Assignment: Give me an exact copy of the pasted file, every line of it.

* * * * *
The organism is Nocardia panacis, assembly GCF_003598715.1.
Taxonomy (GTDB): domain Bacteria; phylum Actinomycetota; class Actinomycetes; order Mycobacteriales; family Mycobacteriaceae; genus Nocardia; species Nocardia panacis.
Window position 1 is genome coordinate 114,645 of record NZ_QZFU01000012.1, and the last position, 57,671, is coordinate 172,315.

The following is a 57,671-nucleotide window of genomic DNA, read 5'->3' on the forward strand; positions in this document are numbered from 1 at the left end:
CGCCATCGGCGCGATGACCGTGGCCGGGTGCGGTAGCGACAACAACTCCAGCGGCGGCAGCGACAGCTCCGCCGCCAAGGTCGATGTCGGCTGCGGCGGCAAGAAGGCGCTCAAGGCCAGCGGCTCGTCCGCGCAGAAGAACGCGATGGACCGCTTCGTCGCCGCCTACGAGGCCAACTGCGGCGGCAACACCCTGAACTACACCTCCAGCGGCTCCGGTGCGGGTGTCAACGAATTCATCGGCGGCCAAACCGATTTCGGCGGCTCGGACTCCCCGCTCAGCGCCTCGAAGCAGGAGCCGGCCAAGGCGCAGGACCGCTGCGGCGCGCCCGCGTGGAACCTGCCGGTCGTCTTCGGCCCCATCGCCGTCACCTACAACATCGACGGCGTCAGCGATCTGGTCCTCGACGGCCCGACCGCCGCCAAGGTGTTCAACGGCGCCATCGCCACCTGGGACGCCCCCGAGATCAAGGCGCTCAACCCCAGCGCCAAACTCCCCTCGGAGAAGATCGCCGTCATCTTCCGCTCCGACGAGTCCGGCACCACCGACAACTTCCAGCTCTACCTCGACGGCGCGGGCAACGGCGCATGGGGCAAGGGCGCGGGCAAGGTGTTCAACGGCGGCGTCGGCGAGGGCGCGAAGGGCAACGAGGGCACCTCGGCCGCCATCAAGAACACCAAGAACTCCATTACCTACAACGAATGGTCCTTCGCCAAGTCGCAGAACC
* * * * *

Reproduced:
The organism is Nocardia panacis, assembly GCF_003598715.1.
Taxonomy (GTDB): domain Bacteria; phylum Actinomycetota; class Actinomycetes; order Mycobacteriales; family Mycobacteriaceae; genus Nocardia; species Nocardia panacis.
Window position 1 is genome coordinate 114,645 of record NZ_QZFU01000012.1, and the last position, 57,671, is coordinate 172,315.

The following is a 57,671-nucleotide window of genomic DNA, read 5'->3' on the forward strand; positions in this document are numbered from 1 at the left end:
CGCCATCGGCGCGATGACCGTGGCCGGGTGCGGTAGCGACAACAACTCCAGCGGCGGCAGCGACAGCTCCGCCGCCAAGGTCGATGTCGGCTGCGGCGGCAAGAAGGCGCTCAAGGCCAGCGGCTCGTCCGCGCAGAAGAACGCGATGGACCGCTTCGTCGCCGCCTACGAGGCCAACTGCGGCGGCAACACCCTGAACTACACCTCCAGCGGCTCCGGTGCGGGTGTCAACGAATTCATCGGCGGCCAAACCGATTTCGGCGGCTCGGACTCCCCGCTCAGCGCCTCGAAGCAGGAGCCGGCCAAGGCGCAGGACCGCTGCGGCGCGCCCGCGTGGAACCTGCCGGTCGTCTTCGGCCCCATCGCCGTCACCTACAACATCGACGGCGTCAGCGATCTGGTCCTCGACGGCCCGACCGCCGCCAAGGTGTTCAACGGCGCCATCGCCACCTGGGACGCCCCCGAGATCAAGGCGCTCAACCCCAGCGCCAAACTCCCCTCGGAGAAGATCGCCGTCATCTTCCGCTCCGACGAGTCCGGCACCACCGACAACTTCCAGCTCTACCTCGACGGCGCGGGCAACGGCGCATGGGGCAAGGGCGCGGGCAAGGTGTTCAACGGCGGCGTCGGCGAGGGCGCGAAGGGCAACGAGGGCACCTCGGCCGCCATCAAGAACACCAAGAACTCCATTACCTACAACGAATGGTCCTTCGCCAAGTCGCAGAACC